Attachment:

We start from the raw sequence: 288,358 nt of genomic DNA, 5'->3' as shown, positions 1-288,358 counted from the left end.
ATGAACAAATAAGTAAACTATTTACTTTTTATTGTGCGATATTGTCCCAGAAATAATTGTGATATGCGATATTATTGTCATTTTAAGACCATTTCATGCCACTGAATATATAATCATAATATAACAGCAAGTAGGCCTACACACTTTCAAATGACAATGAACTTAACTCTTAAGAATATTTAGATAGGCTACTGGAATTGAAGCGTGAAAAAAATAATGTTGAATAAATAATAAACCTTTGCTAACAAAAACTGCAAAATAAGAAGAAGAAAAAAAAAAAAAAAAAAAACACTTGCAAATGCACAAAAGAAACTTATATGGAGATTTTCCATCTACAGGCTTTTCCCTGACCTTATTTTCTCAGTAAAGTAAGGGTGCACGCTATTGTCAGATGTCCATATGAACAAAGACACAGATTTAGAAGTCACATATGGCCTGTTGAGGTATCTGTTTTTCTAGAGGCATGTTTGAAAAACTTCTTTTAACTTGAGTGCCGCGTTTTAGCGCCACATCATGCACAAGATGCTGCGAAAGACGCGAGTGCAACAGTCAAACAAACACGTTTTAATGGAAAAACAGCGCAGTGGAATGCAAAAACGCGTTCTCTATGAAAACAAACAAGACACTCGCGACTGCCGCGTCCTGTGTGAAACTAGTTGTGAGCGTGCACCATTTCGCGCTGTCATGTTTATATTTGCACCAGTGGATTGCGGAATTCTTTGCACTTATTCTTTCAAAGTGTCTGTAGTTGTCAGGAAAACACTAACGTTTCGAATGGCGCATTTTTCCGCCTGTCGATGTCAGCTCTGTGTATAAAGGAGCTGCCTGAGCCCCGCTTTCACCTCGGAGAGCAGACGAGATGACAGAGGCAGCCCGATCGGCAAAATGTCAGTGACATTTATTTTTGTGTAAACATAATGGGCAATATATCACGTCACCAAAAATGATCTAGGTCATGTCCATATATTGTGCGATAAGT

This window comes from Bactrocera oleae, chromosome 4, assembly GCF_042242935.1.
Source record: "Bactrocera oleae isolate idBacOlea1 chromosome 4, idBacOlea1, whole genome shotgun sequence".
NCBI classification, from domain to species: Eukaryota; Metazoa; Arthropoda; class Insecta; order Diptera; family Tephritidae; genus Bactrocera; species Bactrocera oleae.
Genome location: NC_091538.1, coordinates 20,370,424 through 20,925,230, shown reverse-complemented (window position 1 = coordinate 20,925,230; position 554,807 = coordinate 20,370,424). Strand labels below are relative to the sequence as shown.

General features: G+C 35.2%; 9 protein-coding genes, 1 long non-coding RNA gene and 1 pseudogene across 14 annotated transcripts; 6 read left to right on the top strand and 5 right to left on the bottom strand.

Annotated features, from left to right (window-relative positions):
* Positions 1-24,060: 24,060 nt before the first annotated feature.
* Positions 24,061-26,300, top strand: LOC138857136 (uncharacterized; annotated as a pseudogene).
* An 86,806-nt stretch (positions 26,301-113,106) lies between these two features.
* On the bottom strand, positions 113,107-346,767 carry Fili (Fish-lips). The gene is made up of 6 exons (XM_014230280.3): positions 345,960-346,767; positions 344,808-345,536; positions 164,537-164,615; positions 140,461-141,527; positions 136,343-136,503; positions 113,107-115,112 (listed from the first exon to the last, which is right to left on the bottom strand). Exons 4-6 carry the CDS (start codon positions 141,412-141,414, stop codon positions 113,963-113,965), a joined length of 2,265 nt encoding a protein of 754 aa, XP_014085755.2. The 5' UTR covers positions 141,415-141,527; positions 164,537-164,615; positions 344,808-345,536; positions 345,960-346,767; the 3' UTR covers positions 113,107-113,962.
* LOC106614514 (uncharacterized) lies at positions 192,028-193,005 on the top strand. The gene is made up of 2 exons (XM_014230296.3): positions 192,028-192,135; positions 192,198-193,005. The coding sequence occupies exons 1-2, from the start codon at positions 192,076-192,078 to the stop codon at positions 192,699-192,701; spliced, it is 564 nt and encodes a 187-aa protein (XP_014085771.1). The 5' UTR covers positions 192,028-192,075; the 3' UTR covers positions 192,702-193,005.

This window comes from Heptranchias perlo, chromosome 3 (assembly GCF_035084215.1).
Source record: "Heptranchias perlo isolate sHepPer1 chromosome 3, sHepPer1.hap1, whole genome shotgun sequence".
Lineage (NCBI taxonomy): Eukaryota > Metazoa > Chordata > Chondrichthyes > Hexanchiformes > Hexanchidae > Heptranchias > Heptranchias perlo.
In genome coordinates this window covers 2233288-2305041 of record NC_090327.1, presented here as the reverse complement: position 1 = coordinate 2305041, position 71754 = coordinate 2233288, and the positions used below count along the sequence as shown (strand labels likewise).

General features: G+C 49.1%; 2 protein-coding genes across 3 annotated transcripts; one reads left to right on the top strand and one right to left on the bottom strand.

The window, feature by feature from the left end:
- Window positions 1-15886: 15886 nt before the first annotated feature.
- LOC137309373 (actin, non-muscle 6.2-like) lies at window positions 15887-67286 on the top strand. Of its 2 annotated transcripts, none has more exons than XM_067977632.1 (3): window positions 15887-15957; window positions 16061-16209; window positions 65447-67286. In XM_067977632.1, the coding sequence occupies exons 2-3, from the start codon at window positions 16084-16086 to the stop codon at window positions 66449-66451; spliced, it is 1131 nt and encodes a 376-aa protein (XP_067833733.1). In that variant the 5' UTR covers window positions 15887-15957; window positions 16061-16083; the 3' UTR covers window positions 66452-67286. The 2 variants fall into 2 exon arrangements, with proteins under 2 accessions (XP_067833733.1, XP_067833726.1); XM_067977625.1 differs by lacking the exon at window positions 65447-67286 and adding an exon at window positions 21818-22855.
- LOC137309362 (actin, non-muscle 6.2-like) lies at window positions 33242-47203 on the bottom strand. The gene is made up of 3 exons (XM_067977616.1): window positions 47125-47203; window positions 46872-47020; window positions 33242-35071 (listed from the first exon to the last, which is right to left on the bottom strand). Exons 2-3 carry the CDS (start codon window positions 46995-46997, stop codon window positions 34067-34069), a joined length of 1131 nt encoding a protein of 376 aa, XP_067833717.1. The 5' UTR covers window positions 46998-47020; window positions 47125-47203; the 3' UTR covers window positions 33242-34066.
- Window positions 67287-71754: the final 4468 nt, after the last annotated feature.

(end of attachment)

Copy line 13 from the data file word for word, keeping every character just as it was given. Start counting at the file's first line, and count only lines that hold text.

* LOC106614514 (uncharacterized) lies at positions 192,028-193,005 on the top strand. The gene is made up of 2 exons (XM_014230296.3): positions 192,028-192,135; positions 192,198-193,005. The coding sequence occupies exons 1-2, from the start codon at positions 192,076-192,078 to the stop codon at positions 192,699-192,701; spliced, it is 564 nt and encodes a 187-aa protein (XP_014085771.1). The 5' UTR covers positions 192,028-192,075; the 3' UTR covers positions 192,702-193,005.